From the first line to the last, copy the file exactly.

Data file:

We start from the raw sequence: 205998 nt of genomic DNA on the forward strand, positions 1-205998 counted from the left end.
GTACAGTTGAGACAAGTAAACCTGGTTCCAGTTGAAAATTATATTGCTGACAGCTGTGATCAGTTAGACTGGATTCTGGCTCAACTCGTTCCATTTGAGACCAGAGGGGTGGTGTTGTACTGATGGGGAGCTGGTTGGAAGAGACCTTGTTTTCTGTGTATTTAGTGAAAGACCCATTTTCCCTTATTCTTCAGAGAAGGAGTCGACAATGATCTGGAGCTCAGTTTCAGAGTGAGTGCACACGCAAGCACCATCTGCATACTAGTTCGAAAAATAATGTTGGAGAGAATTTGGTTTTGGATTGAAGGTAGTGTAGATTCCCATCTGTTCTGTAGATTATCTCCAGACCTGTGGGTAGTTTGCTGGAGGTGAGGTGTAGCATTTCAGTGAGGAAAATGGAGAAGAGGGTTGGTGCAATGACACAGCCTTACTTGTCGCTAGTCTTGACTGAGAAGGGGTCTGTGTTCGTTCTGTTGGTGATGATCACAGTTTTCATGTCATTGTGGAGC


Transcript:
We start from the raw sequence: 205998 nt of genomic DNA on the forward strand, positions 1-205998 counted from the left end.
GTACAGTTGAGACAAGTAAACCTGGTTCCAGTTGAAAATTATATTGCTGACAGCTGTGATCAGTTAGACTGGATTCTGGCTCAACTCGTTCCATTTGAGACCAGAGGGGTGGTGTTGTACTGATGGGGAGCTGGTTGGAAGAGACCTTGTTTTCTGTGTATTTAGTGAAAGACCCATTTTCCCTTATTCTTCAGAGAAGGAGTCGACAATGATCTGGAGCTCAGTTTCAGAGTGAGTGCACACGCAAGCACCATCTGCATACTAGTTCGAAAAATAATGTTGGAGAGAATTTGGTTTTGGATTGAAGGTAGTGTAGATTCCCATCTGTTCTGTAGATTATCTCCAGACCTGTGGGTAGTTTGCTGGAGGTGAGGTGTAGCATTTCAGTGAGGAAAATGGAGAAGAGGGTTGGTGCAATGACACAGCCTTACTTGTCGCTAGTCTTGACTGAGAAGGGGTCTGTGTTCGTTCTGTTGGTGATGATCACAGTTTTCATGTCATTGTGGAGC